Tuesday, January 18, 2011

Dressing for Success

I hate reminding you about our age. Especially the women reading this. The most sensible among us can get a little touchy about the numbers but the merciless continuum of growing older leads directly to what's on my mind today: how women are dressing in 2011.

I am certainly not here to say that our choices are right or wrong, just different. Unless, of course, you are allowing your daughters to get on the school bus dressed like pole dancers which, by the way, some of you are.
On a recent trip to Trader Joe’s, I noticed a striking number of women, my age and older, wearing dangling earrings and lots of natural fibers. You know the type--they wear Birkenstocks with socks in the winter and organic cotton pants in the summer and are always buying sacks of flax seed to sprinkle on their pro-biotics. I also spotted an attractive woman with very long dark hair, who had to be in her sixties, who had flung her coat into her cart to reveal a Pink Floyd tee-shirt worn over a pair of tight jeans.

My point is that women today dress as we did when we were younger. Our wardrobe choices no longer reflect a certain age but who we were, and how we dressed, in our prime.

In my mother’s day, we would have been more likely to ease into the traditional uniforms of increasing years. Back in the 60s and 70s, as women grew older, many automatically adopted lower hems and heels, less visible cleavage and, in extreme cases, the disconcerting addition of the rolled-to-the-knee nylon and public display of the floral “snap coat.” 

Admittedly, my frame of reference was “the boros” of New York City where many mamas were foreign born and only a half-step from their all-black clad predecessors (my friend's grandma) who plucked chickens in the kitchen before dinner (my own grandma). So, this was—in itself—progress.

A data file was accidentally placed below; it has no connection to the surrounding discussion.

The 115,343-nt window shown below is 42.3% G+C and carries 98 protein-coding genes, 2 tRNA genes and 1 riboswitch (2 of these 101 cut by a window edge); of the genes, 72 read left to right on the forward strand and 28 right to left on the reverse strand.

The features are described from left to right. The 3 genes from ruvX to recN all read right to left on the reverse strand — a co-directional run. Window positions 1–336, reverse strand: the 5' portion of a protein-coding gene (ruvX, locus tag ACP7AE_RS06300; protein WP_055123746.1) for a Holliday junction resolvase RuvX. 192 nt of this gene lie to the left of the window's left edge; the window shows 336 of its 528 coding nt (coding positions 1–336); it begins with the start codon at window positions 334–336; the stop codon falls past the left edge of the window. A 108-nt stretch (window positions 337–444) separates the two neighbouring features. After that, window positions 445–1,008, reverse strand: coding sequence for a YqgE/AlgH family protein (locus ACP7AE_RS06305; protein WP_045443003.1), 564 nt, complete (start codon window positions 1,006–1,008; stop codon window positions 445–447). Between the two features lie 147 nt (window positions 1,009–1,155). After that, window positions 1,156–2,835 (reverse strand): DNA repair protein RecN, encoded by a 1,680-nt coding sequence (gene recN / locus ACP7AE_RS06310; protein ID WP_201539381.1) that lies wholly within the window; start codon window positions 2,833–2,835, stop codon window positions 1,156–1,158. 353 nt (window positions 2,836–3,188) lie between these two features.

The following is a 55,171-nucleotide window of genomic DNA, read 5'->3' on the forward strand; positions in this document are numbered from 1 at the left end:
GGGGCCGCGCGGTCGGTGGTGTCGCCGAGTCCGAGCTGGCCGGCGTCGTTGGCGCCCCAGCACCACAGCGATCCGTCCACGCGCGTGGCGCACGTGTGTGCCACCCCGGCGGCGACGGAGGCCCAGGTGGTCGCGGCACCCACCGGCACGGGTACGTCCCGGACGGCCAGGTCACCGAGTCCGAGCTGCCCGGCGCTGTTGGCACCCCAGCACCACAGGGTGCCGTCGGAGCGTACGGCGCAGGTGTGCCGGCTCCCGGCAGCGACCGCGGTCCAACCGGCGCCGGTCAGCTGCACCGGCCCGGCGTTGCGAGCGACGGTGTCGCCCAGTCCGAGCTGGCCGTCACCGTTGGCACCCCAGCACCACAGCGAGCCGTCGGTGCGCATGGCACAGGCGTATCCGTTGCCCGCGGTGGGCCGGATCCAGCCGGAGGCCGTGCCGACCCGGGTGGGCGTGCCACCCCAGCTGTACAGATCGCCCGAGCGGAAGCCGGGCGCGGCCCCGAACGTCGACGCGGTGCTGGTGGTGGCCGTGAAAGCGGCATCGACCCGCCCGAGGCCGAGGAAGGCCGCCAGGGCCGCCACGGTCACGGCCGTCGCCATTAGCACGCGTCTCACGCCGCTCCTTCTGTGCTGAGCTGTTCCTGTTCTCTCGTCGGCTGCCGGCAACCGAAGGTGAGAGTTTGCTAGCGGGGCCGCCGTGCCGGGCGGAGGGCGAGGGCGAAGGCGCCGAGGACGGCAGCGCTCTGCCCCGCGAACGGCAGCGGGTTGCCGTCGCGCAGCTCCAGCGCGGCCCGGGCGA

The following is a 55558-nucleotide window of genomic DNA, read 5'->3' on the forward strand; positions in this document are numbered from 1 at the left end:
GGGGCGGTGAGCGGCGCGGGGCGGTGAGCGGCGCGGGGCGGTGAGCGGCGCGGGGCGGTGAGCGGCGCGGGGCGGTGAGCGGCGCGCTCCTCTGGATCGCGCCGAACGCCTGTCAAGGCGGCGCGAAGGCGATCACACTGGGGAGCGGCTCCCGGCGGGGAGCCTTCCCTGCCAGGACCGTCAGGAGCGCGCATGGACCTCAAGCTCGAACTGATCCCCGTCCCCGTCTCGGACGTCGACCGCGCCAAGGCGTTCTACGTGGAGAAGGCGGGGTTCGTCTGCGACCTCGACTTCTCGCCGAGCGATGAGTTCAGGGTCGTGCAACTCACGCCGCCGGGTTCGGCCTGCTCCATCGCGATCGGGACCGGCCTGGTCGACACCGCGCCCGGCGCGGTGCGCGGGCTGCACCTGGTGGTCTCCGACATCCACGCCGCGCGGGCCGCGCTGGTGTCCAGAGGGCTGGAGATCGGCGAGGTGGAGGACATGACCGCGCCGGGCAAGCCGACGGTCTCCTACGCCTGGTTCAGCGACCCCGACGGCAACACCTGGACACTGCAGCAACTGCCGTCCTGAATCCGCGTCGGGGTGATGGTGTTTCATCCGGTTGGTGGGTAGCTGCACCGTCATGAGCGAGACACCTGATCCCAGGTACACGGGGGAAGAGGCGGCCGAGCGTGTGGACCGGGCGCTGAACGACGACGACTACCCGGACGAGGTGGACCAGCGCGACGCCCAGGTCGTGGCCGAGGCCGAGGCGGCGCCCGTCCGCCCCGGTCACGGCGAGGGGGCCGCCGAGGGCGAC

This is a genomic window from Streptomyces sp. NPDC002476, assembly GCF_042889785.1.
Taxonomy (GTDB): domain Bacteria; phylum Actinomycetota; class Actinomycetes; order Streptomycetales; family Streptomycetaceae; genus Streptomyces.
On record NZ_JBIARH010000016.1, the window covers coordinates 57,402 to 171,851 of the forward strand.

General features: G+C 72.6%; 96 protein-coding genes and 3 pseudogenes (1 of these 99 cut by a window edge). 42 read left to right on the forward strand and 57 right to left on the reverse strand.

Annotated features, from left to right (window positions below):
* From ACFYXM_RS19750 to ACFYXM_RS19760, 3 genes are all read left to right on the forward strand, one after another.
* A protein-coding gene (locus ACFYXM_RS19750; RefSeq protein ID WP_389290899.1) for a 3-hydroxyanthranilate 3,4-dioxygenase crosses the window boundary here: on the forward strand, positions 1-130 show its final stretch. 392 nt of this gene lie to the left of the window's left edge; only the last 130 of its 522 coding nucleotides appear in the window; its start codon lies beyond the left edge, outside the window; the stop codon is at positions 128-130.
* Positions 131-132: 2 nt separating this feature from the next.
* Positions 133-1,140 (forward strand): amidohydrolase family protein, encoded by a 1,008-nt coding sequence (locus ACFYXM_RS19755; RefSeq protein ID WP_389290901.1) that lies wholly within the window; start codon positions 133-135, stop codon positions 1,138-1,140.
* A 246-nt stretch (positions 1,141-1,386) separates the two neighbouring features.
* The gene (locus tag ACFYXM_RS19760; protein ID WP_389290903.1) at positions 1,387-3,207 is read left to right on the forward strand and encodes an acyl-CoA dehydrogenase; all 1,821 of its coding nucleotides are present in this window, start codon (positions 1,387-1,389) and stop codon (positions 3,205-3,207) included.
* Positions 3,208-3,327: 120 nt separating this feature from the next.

Children, primarily girls, have made progress, too. Gone are crinolines, ringlets, banana curls and pedal pushers. While the wardrobe choices of women my age have evolved in what I believe is a positive direction, I question the choices for little girls. Not that I want anybody back in crinolines, but I am occasionally shocked by the sexy little outfits displayed in store windows or on second-graders at the mall. This is something I hope will eventually ratchet back to more age-appropriate wear. Got that, Suri Cruise, you nutty little fashionista?

We've come a long way. Most importantly, we do not have to pluck chickens before dinner. And the progress of fashion has had a liberating effect. It was, however, easier back then to tell who was who. Now, anything goes.
Customs, too, were different. Back then, women of all ages were not hesitant to appear publicly with heads full of hair rollers. Spotted everywhere, wearing dozens of rollers in all sizes (often put in so tightly as to appear painful), my mother's generation would often knot a filmy scarf at the backs of their necks to protect their intricate configurations. Today, especially in my little adopted hometown, if we saw a woman with a head full of rollers signing her kid out at the high school or squeezing tomatoes at the market, we'd be stunned and might try to stage an intervention.    
We all march to the beat of our own drummer…..as long as it’s a variation of what everyone else is doing. Botox and wonder bras do not go with my mother’s generation. Mint green polyester pantsuits accessorized with sensible shoes do not go with mine.

We've made such drastic changes in a generation that I can only wonder what we’ll be wearing in twenty years. Personally, I hope that snap coats stage a comeback-- how easy that would be! Worn with Birkenstocks, dangly earrings and a crinoline underneath it all—sign me up!!

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